Black Phil had been Kittatinny County fire captain for six years, and was one of the few men remaining in the department who had worked alongside Paul's grandfather, the legendary Captain Sam. Phil had earned his nickname when another Phil -- a white man -- joined the department sometime in the mid-seventies, and Sam took to calling them Black Phil and White Phil to avoid confusion. White Phil was long gone, but Black Phil continued to go by his nickname even when identifying himself to strangers, half out of habit and half to get on the nerves of sensitive people -- black and white -- who thought the nickname was just a tiny bit in bad taste. He was a burly guy with a thick gray mustache and hands large enough to palm a basketball. He lived in the black section of Casey, four square blocks just east of downtown, with his wife and three teenage girls; sometimes in the summer Paul and his parents went to their place for barbecues and Black Phil would tell long and -- after the third or fourth beer -- extremely loud stories about Captain Sam's quarter of a century on the force. To hear Phil tell it -- really, to hear most any of the firemen tell it -- Sam fell somewhere between Jesus and Superman in the order of heroes.
A familiar hand clapped down firmly on his shoulder.
"Busted," Sonny said, when Paul turned.
Paul feigned confusion. "Busted for what?"
ardSonny grinned. "You gonna try to tell me your mom knows you're out here? Next thing you'll be tellin' me she's out here herself."
"Don't rat, okay?" Paul recognized he needed to play up the team aspect of this particular lie, get his father to choose a side. In a family of three, alliances were weighty, crucial matters. "I'm just here for a minute."
Sonny raised his eyebrows. "Okay, but you owe me."
He was a small man, Sonny Tucker, only five feet eight inches tall, but a hundred and seventy pounds of just about pure muscle. In a suit and tie he looked unassuming, unthreatening, a man unaccustomed to danger. But in jeans and a T-shirt, or in his turnout gear, Paul thought his father looked like a first-rate ass kicker, the kind of guy other men would cross the street to avoid after dark. Sonny still pumped iron at the station four days a week and could make it up the eight-flight training staircase at the fire academy in Pittsburgh faster than any other man in the department, even the rookies who were now ten years younger than he. Sometimes he bench-pressed Paul in the middle of the living room, one hand set between the shoulders and the other at the small of the back. He did this, Paul had noticed, only when his mom was around, sitting on the couch pretending to be unimpressed as Paul counted off his father's reps -- 28, 29, 30, 31...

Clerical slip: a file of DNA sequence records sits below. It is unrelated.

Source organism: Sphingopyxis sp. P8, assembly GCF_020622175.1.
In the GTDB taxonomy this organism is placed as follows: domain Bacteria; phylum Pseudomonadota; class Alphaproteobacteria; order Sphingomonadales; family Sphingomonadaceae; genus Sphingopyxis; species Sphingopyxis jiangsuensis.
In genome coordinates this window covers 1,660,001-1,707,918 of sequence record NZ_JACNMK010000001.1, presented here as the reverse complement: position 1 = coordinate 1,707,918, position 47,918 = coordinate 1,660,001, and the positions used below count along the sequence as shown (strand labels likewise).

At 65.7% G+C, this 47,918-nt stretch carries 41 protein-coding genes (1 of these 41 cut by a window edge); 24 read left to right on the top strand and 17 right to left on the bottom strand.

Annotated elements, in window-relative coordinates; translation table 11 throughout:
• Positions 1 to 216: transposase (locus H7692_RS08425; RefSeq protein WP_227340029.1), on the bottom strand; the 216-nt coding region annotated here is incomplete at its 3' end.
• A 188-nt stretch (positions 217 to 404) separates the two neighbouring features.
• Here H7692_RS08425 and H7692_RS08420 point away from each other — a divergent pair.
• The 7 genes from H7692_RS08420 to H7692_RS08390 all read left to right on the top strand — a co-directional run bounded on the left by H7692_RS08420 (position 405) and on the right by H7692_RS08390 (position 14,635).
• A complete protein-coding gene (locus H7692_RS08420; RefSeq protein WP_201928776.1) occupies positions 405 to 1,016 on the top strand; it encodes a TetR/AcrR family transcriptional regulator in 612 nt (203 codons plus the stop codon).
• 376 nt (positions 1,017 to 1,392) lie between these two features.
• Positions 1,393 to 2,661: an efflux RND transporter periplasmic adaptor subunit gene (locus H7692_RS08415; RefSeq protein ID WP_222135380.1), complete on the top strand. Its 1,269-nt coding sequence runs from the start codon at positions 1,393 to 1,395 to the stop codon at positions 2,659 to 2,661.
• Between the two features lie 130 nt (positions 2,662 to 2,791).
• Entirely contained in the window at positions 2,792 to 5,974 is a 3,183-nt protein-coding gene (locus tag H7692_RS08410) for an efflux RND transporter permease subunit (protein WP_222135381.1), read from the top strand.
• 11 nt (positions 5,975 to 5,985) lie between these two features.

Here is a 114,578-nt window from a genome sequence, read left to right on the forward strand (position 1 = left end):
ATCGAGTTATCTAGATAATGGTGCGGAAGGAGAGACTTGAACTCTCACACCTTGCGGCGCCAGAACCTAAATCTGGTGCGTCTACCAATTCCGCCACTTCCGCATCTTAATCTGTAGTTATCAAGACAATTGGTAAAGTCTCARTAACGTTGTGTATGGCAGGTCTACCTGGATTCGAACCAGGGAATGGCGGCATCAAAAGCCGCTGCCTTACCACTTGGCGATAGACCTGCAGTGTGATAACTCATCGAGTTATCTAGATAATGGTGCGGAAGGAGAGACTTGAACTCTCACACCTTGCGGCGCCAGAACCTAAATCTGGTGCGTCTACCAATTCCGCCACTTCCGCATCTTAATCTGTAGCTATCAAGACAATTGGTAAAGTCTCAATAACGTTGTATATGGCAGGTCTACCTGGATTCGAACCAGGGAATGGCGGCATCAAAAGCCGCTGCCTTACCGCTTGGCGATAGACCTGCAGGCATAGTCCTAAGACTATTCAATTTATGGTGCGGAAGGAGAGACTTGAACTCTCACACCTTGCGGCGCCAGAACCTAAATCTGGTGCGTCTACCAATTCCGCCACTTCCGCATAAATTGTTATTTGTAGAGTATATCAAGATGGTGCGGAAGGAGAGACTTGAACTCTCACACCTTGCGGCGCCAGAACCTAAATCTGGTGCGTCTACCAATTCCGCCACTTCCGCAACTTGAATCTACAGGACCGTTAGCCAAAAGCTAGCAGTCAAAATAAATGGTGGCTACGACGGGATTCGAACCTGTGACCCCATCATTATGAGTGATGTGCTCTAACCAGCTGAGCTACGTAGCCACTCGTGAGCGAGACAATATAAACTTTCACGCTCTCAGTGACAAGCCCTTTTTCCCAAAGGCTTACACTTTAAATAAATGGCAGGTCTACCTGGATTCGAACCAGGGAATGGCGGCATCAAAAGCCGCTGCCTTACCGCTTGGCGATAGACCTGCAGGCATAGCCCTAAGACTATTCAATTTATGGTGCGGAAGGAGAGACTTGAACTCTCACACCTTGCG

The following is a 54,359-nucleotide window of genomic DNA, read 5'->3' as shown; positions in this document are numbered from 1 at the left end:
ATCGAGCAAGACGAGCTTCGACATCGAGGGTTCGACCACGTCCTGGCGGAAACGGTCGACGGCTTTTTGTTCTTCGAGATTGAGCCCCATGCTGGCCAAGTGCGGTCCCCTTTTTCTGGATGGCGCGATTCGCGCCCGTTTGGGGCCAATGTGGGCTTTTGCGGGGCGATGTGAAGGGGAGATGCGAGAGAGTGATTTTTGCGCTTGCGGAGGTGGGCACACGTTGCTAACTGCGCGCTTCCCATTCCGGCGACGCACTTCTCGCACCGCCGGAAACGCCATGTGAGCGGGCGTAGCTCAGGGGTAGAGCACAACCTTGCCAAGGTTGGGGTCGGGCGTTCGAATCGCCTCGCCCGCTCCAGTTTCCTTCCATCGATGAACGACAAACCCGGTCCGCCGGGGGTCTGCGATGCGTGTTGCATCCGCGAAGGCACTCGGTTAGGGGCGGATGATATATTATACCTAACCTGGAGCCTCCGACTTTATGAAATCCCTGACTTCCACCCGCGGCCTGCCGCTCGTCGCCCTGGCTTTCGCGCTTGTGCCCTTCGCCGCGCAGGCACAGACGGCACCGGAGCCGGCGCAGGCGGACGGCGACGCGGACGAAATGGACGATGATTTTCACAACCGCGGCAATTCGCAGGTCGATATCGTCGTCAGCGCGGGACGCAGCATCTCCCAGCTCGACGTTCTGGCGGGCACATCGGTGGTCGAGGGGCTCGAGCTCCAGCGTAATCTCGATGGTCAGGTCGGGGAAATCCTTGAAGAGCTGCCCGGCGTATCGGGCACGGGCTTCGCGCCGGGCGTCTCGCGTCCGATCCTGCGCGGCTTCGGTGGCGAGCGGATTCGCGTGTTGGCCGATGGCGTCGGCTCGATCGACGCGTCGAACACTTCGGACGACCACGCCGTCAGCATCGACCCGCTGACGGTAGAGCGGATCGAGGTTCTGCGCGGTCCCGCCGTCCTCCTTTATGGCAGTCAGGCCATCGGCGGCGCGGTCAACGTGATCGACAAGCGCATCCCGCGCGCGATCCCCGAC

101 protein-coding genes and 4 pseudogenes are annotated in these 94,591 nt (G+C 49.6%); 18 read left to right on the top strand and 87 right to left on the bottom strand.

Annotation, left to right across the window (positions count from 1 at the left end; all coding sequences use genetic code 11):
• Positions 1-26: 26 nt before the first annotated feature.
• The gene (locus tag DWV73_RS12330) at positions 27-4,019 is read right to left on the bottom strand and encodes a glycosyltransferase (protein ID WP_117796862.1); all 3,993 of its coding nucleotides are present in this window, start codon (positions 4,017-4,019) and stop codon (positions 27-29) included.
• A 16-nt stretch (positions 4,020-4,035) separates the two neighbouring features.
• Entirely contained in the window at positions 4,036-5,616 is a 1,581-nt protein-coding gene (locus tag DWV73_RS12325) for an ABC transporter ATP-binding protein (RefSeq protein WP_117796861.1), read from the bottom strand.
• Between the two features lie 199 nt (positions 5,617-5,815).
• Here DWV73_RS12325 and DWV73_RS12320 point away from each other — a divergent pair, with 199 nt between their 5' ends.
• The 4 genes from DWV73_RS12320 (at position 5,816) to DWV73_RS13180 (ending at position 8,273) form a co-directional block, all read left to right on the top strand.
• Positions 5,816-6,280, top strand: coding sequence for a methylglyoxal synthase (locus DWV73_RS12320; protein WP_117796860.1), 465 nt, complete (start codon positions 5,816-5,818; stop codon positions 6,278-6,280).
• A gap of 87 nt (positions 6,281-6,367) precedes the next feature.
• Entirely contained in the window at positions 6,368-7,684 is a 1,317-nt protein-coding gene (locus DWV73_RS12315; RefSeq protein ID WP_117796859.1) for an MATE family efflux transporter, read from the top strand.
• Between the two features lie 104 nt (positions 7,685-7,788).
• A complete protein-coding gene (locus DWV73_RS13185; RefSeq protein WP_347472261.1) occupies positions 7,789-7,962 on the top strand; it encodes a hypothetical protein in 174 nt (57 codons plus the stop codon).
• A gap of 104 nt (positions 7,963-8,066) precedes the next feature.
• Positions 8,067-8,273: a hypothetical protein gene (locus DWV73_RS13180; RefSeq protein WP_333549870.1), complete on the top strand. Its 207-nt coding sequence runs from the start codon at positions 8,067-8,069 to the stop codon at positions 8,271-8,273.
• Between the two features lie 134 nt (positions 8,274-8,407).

Now Sonny gestured to the house. "It's something, huh?"
"What happened? Gas leak?"
Sonny shook his head. "Good guess, but no. Gas was shut off months ago, after the fire."
Six months before, eighty-six-year-old Claude Neidermeyer had fallen into a deep sleep in his recliner while heating tomato soup on his stovetop; by the time the firemen were able to drag him to safety and extinguish the blaze, the entire first floor of the house was gutted. Mr. Neidermeyer (an accident just waiting to happen, according to the town grapevine, left to teeter around that old house all by himself) had been sentenced to the local nursing home by his two grown sons. The house had been condemned by the fire department, but the Neidermeyer boys -- perhaps lazy, perhaps nostalgic, most likely a little of both -- had yet to clean out what items were salvageable, and so the house had sat there on the outskirts of town, empty -- so everyone thought -- of any life but carpenter ants and feral cats.
"So what was it?" Paul asked.
Sonny took off his sunglasses and wiped them with his T-shirt. "Water and fire damage, probably termites on top of that." He shrugged, ran his fingers through his hair. "Or maybe the old girl just decided she'd had enough, wanted to go out with a bang, give us all something to do on a Sunday afternoon."
"So what do you do?"
Sonny humphed. "Nothing but stand here. The whole place'll probably be down by nightfall...don't expect there's much holding it up anymore. So we're just gonna watch it crumble."
"You're not gonna try to save it?"
"Look at it," Sonny said. "What's there to save?"
"I don't know," Paul said. "I just thought -- "
His father's buddy Ben Griffin appeared in his typical manner -- out of nowhere -- and smacked Paul sharply on the back of the head with an open palm. This was his usual greeting, one that occasionally brought tears to Paul's eyes that he'd quickly blink away. Ben was tall and broad-shouldered, had a square chin and a thick brown mustache that he was fond of combing. Unlike Sonny, Ben could wear just about anything and still look like a firefighter.
"That as hard as you can hit?" Paul taunted, squinting up at him.
Ben took a drag off his cigarette, raised his right eyebrow. "Want me to give it another try? Then we can add your head to that pile of crap over there." He flipped his cigarette to the ground; smoke wafted lazily through blades of dead grass. "Fire," Ben said, pointing. "Fire, fire...for Christ's sake somebody call a fireman."